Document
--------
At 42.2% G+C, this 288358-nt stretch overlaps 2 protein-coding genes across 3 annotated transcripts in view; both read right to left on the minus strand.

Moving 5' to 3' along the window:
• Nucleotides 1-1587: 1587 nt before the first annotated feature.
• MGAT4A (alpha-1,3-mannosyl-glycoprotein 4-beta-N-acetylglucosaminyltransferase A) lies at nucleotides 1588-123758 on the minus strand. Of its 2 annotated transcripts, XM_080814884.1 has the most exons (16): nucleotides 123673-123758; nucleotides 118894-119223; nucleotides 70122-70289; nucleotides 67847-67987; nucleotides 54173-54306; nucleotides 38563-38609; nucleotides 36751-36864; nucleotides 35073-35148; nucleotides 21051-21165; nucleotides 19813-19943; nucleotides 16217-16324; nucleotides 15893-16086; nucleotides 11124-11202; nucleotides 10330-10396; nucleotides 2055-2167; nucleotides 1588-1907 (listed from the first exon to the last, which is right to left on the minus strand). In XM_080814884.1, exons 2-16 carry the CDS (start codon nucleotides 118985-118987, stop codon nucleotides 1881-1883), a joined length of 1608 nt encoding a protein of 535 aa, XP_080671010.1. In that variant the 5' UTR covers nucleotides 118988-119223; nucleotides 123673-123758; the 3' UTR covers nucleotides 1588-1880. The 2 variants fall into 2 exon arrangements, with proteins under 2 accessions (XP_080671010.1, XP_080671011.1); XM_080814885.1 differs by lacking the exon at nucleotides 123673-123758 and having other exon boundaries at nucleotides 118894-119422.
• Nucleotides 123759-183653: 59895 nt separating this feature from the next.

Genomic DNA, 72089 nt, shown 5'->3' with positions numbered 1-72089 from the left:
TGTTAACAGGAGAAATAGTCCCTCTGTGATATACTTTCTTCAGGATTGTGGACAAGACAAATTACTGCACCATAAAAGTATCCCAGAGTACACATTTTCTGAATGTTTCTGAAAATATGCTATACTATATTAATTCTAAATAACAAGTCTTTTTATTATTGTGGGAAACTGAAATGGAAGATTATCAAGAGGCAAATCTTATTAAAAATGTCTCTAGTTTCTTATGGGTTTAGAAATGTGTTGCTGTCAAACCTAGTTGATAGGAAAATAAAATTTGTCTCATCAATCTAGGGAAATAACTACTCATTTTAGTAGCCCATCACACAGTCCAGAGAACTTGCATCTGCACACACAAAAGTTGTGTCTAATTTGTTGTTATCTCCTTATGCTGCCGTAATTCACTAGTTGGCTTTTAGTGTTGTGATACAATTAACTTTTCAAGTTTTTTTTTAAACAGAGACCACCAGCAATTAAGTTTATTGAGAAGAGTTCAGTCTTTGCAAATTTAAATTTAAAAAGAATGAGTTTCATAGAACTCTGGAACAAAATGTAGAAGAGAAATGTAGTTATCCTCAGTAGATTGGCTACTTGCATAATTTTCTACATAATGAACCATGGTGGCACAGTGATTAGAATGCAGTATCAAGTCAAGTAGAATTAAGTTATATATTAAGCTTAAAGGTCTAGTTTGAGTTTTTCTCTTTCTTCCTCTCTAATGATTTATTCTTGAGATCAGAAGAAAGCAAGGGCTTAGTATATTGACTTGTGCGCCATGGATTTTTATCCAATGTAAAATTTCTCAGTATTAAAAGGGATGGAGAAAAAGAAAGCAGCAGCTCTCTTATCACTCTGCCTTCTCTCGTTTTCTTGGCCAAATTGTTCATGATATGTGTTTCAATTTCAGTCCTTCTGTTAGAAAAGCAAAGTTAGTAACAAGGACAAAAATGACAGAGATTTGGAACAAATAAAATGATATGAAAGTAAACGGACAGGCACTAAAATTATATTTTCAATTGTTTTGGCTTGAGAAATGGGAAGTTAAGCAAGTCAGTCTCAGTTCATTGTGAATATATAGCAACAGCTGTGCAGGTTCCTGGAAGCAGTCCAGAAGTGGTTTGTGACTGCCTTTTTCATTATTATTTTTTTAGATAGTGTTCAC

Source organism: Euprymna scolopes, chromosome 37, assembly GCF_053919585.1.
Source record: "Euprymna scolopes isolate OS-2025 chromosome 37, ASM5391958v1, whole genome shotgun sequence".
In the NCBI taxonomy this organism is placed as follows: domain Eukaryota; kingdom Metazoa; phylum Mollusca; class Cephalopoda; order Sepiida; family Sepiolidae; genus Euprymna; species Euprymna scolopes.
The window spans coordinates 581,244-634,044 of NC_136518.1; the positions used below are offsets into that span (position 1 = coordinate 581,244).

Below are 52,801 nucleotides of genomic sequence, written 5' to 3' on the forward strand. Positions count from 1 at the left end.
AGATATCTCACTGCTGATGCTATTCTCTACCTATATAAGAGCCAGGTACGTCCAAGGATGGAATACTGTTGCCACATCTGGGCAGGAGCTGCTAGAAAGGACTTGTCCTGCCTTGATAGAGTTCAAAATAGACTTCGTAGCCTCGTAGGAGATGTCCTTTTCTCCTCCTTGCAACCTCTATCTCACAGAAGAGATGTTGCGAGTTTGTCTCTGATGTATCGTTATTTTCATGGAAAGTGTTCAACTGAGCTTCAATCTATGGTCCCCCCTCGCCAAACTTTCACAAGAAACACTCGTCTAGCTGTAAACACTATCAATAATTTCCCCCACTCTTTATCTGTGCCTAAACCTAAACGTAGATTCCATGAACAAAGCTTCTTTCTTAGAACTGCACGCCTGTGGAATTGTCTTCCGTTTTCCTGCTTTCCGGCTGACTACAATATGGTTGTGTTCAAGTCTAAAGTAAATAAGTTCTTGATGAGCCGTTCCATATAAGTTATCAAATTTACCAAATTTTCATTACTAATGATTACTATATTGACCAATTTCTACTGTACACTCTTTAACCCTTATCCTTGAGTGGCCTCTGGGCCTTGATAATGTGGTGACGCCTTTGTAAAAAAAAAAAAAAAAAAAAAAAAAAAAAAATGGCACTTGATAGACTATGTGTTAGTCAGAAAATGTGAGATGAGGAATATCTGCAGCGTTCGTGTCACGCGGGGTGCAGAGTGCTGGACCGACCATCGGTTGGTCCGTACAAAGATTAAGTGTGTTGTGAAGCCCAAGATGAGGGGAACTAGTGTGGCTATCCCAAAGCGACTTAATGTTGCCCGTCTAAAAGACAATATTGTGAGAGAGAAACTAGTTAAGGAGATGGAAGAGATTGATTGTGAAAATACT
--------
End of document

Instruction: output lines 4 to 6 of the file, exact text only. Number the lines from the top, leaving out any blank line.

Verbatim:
• MGAT4A (alpha-1,3-mannosyl-glycoprotein 4-beta-N-acetylglucosaminyltransferase A) lies at nucleotides 1588-123758 on the minus strand. Of its 2 annotated transcripts, XM_080814884.1 has the most exons (16): nucleotides 123673-123758; nucleotides 118894-119223; nucleotides 70122-70289; nucleotides 67847-67987; nucleotides 54173-54306; nucleotides 38563-38609; nucleotides 36751-36864; nucleotides 35073-35148; nucleotides 21051-21165; nucleotides 19813-19943; nucleotides 16217-16324; nucleotides 15893-16086; nucleotides 11124-11202; nucleotides 10330-10396; nucleotides 2055-2167; nucleotides 1588-1907 (listed from the first exon to the last, which is right to left on the minus strand). In XM_080814884.1, exons 2-16 carry the CDS (start codon nucleotides 118985-118987, stop codon nucleotides 1881-1883), a joined length of 1608 nt encoding a protein of 535 aa, XP_080671010.1. In that variant the 5' UTR covers nucleotides 118988-119223; nucleotides 123673-123758; the 3' UTR covers nucleotides 1588-1880. The 2 variants fall into 2 exon arrangements, with proteins under 2 accessions (XP_080671010.1, XP_080671011.1); XM_080814885.1 differs by lacking the exon at nucleotides 123673-123758 and having other exon boundaries at nucleotides 118894-119422.
• Nucleotides 123759-183653: 59895 nt separating this feature from the next.

Genomic DNA, 72089 nt, shown 5'->3' with positions numbered 1-72089 from the left: